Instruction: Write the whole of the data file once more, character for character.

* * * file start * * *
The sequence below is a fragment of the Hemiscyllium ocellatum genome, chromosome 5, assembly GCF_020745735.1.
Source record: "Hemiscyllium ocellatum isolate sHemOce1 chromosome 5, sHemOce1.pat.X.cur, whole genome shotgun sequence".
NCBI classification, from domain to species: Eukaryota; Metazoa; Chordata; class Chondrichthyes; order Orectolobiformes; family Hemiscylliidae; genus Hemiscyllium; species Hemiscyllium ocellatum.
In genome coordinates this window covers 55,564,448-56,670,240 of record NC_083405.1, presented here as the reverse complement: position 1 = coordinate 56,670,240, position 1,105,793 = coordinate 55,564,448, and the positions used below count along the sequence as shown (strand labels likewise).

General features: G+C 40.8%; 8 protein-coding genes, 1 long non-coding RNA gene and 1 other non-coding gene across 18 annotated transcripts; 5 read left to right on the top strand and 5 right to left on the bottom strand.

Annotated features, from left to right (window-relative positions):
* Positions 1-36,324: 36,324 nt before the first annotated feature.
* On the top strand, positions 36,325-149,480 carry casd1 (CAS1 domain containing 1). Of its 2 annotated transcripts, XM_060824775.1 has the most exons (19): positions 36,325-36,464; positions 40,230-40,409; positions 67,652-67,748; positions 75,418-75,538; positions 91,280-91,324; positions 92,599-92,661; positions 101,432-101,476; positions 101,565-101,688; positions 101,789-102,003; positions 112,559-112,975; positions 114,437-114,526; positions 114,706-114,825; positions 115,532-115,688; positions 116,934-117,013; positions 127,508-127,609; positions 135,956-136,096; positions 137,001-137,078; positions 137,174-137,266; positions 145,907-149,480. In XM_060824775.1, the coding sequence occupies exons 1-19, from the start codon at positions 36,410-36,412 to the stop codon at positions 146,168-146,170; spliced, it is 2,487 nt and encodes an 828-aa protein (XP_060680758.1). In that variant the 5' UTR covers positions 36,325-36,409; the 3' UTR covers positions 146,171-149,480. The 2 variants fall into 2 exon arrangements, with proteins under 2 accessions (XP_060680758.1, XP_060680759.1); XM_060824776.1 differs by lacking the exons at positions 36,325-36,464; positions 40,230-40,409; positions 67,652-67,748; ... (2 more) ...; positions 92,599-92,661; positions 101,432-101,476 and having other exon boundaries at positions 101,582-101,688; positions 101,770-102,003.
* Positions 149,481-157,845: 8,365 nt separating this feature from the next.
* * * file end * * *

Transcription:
The sequence below is a fragment of the Hemiscyllium ocellatum genome, chromosome 5, assembly GCF_020745735.1.
Source record: "Hemiscyllium ocellatum isolate sHemOce1 chromosome 5, sHemOce1.pat.X.cur, whole genome shotgun sequence".
NCBI classification, from domain to species: Eukaryota; Metazoa; Chordata; class Chondrichthyes; order Orectolobiformes; family Hemiscylliidae; genus Hemiscyllium; species Hemiscyllium ocellatum.
In genome coordinates this window covers 55,564,448-56,670,240 of record NC_083405.1, presented here as the reverse complement: position 1 = coordinate 56,670,240, position 1,105,793 = coordinate 55,564,448, and the positions used below count along the sequence as shown (strand labels likewise).

General features: G+C 40.8%; 8 protein-coding genes, 1 long non-coding RNA gene and 1 other non-coding gene across 18 annotated transcripts; 5 read left to right on the top strand and 5 right to left on the bottom strand.

Annotated features, from left to right (window-relative positions):
* Positions 1-36,324: 36,324 nt before the first annotated feature.
* On the top strand, positions 36,325-149,480 carry casd1 (CAS1 domain containing 1). Of its 2 annotated transcripts, XM_060824775.1 has the most exons (19): positions 36,325-36,464; positions 40,230-40,409; positions 67,652-67,748; positions 75,418-75,538; positions 91,280-91,324; positions 92,599-92,661; positions 101,432-101,476; positions 101,565-101,688; positions 101,789-102,003; positions 112,559-112,975; positions 114,437-114,526; positions 114,706-114,825; positions 115,532-115,688; positions 116,934-117,013; positions 127,508-127,609; positions 135,956-136,096; positions 137,001-137,078; positions 137,174-137,266; positions 145,907-149,480. In XM_060824775.1, the coding sequence occupies exons 1-19, from the start codon at positions 36,410-36,412 to the stop codon at positions 146,168-146,170; spliced, it is 2,487 nt and encodes an 828-aa protein (XP_060680758.1). In that variant the 5' UTR covers positions 36,325-36,409; the 3' UTR covers positions 146,171-149,480. The 2 variants fall into 2 exon arrangements, with proteins under 2 accessions (XP_060680758.1, XP_060680759.1); XM_060824776.1 differs by lacking the exons at positions 36,325-36,464; positions 40,230-40,409; positions 67,652-67,748; ... (2 more) ...; positions 92,599-92,661; positions 101,432-101,476 and having other exon boundaries at positions 101,582-101,688; positions 101,770-102,003.
* Positions 149,481-157,845: 8,365 nt separating this feature from the next.